“As well as its strength in [the] agricultural industry, Guelph has a lot of builder/developer work,” says Piccoli. “There is a huge manufacturing base as well as agricultural industry [off-shoots].” If that range of work is not enough, Guelph is also close enough, and has low enough fees, to capture work from the Toronto area. “They get the same service in Guelph but there is a big difference in the hourly rate,” says Rodenburg.
Things get more industrial as you move southwest to Kitchener/Waterloo. Bruce Lee, a partner at Giffen Lee LLP, one of the largest locally owned multi-service firms, describes it as an industrial community with many private business corporations and family-owned businesses. “There is a typical commercial base and then there is the high-tech industry. It centres around the University of Waterloo, where many students have become graduates and stayed.”
It was the high-tech industry that attracted Gowlings to set up an office in Kitchener/Waterloo. In 1986, it merged with a local firm of 44 lawyers — Simmons Siber Jenkins. “The attraction was the growing technology market,” says John Doherty, managing partner of the Waterloo regional office where intellectual property is a key aspect of the practice.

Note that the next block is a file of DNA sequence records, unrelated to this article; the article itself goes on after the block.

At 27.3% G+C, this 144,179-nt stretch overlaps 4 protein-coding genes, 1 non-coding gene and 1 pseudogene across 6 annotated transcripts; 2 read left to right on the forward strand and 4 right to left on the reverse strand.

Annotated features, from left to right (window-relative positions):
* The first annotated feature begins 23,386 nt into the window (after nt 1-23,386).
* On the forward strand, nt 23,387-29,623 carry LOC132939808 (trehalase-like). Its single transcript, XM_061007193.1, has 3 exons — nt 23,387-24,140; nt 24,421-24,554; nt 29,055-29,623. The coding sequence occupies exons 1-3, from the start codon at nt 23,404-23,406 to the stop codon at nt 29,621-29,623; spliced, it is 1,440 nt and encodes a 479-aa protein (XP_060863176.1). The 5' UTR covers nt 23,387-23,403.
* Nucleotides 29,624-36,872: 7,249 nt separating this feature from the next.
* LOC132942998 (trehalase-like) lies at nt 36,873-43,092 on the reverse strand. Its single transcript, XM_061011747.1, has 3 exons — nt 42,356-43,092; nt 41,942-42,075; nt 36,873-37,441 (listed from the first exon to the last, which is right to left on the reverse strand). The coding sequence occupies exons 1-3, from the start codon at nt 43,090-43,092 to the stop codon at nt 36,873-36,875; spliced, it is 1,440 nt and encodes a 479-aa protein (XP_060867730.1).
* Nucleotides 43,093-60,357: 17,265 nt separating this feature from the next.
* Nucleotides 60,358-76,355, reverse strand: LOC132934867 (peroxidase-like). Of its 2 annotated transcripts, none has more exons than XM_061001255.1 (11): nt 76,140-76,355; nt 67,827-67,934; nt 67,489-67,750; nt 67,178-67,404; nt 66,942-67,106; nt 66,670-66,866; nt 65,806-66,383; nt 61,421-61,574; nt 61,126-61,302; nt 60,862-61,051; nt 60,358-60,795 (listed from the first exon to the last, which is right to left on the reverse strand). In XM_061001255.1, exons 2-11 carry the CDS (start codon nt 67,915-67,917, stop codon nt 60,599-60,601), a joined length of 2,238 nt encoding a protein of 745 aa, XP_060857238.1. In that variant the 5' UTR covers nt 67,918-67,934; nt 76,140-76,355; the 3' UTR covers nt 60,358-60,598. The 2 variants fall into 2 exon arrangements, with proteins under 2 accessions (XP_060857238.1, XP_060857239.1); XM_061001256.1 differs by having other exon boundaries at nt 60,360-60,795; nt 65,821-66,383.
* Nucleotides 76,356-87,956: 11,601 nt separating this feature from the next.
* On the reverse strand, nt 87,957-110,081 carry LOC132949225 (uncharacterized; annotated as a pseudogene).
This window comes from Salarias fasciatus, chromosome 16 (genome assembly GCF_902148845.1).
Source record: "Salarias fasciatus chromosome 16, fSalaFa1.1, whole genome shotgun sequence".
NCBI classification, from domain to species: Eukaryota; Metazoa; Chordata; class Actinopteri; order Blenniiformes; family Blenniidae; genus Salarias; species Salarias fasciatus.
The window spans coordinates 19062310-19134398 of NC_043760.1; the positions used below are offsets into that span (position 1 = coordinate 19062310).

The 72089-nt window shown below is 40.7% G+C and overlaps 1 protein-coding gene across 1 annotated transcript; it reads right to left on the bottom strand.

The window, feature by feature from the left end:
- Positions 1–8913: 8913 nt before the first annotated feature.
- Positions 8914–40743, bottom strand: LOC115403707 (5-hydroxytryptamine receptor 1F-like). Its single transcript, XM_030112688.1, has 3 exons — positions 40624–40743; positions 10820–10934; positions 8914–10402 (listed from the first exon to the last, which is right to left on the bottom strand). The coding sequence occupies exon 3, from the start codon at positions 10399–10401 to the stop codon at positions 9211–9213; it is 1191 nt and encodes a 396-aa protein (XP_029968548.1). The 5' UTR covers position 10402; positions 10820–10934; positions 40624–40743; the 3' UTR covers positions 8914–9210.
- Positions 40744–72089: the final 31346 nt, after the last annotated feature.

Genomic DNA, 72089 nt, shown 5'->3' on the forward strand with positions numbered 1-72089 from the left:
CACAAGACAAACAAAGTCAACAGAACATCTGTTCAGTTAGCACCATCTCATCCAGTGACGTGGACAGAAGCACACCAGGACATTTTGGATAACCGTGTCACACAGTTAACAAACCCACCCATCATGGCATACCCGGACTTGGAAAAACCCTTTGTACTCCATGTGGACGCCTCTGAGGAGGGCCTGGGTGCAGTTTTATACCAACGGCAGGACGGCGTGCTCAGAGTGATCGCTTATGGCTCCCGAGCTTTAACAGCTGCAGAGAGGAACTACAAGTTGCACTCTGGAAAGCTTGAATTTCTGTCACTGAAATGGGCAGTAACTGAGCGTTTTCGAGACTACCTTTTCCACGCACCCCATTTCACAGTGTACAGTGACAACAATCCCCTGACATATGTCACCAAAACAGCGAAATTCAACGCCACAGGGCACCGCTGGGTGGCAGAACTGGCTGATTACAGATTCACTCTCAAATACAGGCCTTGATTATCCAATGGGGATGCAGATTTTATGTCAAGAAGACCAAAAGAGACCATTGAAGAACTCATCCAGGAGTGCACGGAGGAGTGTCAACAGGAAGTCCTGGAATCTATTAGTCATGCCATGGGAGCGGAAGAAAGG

“The merger helped us get a foothold in that market. Our range of services runs the gamut of the needs of a company from start up.” Doherty comments on the diverse and entrepreneurial spirit of the Waterloo business community. “It’s part of the DNA of Waterloo region’s culture. From the Schneiders to the RIMs and the Sandvines, there’s a growing and thriving cluster.”
Richard Trafford, managing partner of Miller Thomson for southwestern Ontario, is a veteran of what was the oldest local firm in Kitchener/Waterloo. “Sims Clement Eastman had a direct lineage back to 1858,” he says. “At the time when we were approached by Miller Thomson in 2002, a great many of our clients were slowly but surely moving to the national stage, and we felt we had to do the same thing to maintain and grow our client base.”
Trafford says he feels this reality was very much a product of the area, which has been growing rapidly. “My office has doubled in size since then. In 2003, we merged with Kearns McKinnon, a firm with about 105 years of history in Guelph, and that office has also grown substantially. In 2006, a London office was added when the partners and associates of McCarthy [Tétrault LLP] came over.”